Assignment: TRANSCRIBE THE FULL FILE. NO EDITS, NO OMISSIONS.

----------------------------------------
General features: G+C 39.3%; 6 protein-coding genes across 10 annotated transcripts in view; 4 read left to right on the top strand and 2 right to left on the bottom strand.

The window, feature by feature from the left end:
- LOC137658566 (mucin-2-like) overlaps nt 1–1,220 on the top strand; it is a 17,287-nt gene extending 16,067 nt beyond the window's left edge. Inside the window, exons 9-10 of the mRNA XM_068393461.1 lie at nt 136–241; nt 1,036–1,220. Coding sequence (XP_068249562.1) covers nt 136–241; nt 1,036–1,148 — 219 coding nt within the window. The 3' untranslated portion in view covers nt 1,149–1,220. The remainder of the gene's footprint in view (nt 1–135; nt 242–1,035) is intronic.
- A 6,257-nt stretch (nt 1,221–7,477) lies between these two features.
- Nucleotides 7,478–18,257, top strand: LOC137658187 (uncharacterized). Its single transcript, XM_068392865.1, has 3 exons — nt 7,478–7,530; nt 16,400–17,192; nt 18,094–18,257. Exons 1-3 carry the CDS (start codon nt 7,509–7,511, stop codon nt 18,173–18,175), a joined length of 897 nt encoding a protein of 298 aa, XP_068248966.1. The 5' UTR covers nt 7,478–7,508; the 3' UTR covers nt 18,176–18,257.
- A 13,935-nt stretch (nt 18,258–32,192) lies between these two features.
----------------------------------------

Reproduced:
General features: G+C 39.3%; 6 protein-coding genes across 10 annotated transcripts in view; 4 read left to right on the top strand and 2 right to left on the bottom strand.

The window, feature by feature from the left end:
- LOC137658566 (mucin-2-like) overlaps nt 1–1,220 on the top strand; it is a 17,287-nt gene extending 16,067 nt beyond the window's left edge. Inside the window, exons 9-10 of the mRNA XM_068393461.1 lie at nt 136–241; nt 1,036–1,220. Coding sequence (XP_068249562.1) covers nt 136–241; nt 1,036–1,148 — 219 coding nt within the window. The 3' untranslated portion in view covers nt 1,149–1,220. The remainder of the gene's footprint in view (nt 1–135; nt 242–1,035) is intronic.
- A 6,257-nt stretch (nt 1,221–7,477) lies between these two features.
- Nucleotides 7,478–18,257, top strand: LOC137658187 (uncharacterized). Its single transcript, XM_068392865.1, has 3 exons — nt 7,478–7,530; nt 16,400–17,192; nt 18,094–18,257. Exons 1-3 carry the CDS (start codon nt 7,509–7,511, stop codon nt 18,173–18,175), a joined length of 897 nt encoding a protein of 298 aa, XP_068248966.1. The 5' UTR covers nt 7,478–7,508; the 3' UTR covers nt 18,176–18,257.
- A 13,935-nt stretch (nt 18,258–32,192) lies between these two features.